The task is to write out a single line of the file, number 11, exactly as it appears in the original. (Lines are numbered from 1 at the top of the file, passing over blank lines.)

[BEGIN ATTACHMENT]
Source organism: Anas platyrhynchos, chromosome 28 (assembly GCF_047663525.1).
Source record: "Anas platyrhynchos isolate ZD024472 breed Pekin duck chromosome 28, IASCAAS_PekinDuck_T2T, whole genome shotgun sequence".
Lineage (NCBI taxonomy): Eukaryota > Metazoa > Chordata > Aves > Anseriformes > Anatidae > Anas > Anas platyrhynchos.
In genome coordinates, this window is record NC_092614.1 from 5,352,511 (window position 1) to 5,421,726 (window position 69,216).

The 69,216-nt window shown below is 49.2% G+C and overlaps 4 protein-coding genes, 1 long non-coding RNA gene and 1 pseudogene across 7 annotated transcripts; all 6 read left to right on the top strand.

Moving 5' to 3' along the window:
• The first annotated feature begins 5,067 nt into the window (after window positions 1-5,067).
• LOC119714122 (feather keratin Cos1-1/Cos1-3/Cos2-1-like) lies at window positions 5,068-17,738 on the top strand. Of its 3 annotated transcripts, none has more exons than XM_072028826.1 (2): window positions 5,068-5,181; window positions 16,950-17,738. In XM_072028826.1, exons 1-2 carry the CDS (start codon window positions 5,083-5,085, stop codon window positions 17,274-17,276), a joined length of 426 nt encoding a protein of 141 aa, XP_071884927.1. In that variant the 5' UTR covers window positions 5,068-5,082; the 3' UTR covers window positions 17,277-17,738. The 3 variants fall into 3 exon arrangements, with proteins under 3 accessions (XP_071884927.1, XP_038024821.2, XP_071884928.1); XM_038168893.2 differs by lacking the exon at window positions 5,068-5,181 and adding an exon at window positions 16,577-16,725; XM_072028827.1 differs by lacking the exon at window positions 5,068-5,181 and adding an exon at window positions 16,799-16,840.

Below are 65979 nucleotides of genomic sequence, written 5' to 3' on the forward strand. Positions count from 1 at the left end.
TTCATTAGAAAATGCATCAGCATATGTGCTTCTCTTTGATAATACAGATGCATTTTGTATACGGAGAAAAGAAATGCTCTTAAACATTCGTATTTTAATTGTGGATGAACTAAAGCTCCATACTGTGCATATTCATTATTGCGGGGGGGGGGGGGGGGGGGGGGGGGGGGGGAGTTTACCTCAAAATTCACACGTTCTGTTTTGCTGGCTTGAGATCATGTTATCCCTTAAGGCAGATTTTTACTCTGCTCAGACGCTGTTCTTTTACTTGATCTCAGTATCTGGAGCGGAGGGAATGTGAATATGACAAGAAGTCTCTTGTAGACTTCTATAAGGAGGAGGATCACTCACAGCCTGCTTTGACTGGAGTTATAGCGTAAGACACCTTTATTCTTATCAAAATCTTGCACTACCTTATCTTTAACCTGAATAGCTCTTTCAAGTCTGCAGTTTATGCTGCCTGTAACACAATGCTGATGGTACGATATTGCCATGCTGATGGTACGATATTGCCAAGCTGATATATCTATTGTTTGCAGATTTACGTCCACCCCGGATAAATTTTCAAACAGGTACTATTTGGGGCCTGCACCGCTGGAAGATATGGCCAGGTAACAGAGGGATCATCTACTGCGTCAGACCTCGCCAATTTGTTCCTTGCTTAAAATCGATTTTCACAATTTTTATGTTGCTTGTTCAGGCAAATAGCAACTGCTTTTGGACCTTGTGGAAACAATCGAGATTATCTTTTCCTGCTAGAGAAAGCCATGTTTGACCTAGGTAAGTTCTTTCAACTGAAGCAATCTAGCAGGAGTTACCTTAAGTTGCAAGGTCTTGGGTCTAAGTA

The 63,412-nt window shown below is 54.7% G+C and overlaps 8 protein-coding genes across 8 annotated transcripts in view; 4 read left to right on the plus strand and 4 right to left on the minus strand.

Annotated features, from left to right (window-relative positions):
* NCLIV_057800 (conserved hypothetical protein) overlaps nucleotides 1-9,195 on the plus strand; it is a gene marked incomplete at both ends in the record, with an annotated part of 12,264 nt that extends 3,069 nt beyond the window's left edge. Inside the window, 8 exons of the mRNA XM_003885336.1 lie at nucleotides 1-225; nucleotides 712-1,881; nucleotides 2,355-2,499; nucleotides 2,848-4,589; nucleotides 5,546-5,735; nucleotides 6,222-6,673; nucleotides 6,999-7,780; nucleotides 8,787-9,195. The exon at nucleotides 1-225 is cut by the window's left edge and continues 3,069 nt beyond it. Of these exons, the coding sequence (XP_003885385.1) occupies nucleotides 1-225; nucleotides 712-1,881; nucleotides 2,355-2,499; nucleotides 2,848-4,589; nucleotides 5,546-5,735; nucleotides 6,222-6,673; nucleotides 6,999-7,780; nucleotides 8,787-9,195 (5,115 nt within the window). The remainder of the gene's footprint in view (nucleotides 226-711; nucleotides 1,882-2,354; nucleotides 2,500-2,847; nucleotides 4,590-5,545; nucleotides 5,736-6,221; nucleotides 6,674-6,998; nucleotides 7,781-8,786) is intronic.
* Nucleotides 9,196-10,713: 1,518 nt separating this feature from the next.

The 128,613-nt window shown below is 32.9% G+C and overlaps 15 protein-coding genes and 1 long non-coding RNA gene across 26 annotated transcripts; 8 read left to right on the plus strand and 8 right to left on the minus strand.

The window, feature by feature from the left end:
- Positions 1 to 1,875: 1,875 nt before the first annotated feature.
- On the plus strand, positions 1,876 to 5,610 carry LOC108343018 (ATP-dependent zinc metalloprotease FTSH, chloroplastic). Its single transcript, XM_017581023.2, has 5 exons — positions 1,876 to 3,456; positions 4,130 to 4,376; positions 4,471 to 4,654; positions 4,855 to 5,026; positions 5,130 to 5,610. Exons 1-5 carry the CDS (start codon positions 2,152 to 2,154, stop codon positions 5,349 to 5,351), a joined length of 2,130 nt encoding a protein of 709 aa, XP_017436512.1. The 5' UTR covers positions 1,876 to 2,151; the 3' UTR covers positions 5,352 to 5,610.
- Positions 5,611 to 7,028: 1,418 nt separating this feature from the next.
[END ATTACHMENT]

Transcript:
The 63,412-nt window shown below is 54.7% G+C and overlaps 8 protein-coding genes across 8 annotated transcripts in view; 4 read left to right on the plus strand and 4 right to left on the minus strand.